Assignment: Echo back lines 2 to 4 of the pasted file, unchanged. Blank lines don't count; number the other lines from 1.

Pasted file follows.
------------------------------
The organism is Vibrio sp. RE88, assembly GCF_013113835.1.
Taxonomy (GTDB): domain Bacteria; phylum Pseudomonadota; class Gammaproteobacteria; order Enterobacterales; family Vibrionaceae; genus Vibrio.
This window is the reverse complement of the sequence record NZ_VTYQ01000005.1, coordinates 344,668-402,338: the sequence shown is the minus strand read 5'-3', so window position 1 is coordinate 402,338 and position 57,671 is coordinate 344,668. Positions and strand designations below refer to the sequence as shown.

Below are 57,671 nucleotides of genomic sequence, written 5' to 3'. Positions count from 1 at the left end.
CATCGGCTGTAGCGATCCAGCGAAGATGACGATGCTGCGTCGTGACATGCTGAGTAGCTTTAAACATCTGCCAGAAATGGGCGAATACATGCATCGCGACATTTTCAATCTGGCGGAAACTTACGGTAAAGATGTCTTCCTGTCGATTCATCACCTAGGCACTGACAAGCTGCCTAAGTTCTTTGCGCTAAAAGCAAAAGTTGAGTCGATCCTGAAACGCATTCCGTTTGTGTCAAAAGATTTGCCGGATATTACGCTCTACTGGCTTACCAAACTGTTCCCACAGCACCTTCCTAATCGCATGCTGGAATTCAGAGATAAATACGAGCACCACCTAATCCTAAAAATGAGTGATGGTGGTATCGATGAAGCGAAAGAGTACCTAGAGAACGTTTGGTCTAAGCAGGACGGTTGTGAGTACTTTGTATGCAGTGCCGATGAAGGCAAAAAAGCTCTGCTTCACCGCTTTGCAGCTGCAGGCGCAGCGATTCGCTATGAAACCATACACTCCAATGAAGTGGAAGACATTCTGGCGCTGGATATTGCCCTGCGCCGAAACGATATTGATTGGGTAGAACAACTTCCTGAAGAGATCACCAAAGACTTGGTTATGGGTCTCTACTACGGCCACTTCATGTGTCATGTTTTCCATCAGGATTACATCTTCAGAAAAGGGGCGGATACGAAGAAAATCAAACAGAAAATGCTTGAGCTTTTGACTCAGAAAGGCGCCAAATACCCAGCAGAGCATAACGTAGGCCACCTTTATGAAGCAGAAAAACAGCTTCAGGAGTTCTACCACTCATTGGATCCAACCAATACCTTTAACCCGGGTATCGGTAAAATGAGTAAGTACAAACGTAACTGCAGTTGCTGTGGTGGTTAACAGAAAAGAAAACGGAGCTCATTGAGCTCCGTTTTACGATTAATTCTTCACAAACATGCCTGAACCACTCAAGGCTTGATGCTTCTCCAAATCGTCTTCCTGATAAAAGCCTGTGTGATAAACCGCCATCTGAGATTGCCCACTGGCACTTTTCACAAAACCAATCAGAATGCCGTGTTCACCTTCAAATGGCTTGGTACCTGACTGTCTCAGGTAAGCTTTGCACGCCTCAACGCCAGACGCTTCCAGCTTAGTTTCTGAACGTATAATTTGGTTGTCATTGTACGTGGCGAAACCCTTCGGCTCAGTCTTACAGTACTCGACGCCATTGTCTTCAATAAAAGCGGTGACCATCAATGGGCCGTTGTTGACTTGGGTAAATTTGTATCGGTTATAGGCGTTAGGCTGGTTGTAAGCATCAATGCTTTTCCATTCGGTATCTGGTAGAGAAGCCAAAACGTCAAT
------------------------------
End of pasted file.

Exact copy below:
Taxonomy (GTDB): domain Bacteria; phylum Pseudomonadota; class Gammaproteobacteria; order Enterobacterales; family Vibrionaceae; genus Vibrio.
This window is the reverse complement of the sequence record NZ_VTYQ01000005.1, coordinates 344,668-402,338: the sequence shown is the minus strand read 5'-3', so window position 1 is coordinate 402,338 and position 57,671 is coordinate 344,668. Positions and strand designations below refer to the sequence as shown.

Below are 57,671 nucleotides of genomic sequence, written 5' to 3'. Positions count from 1 at the left end.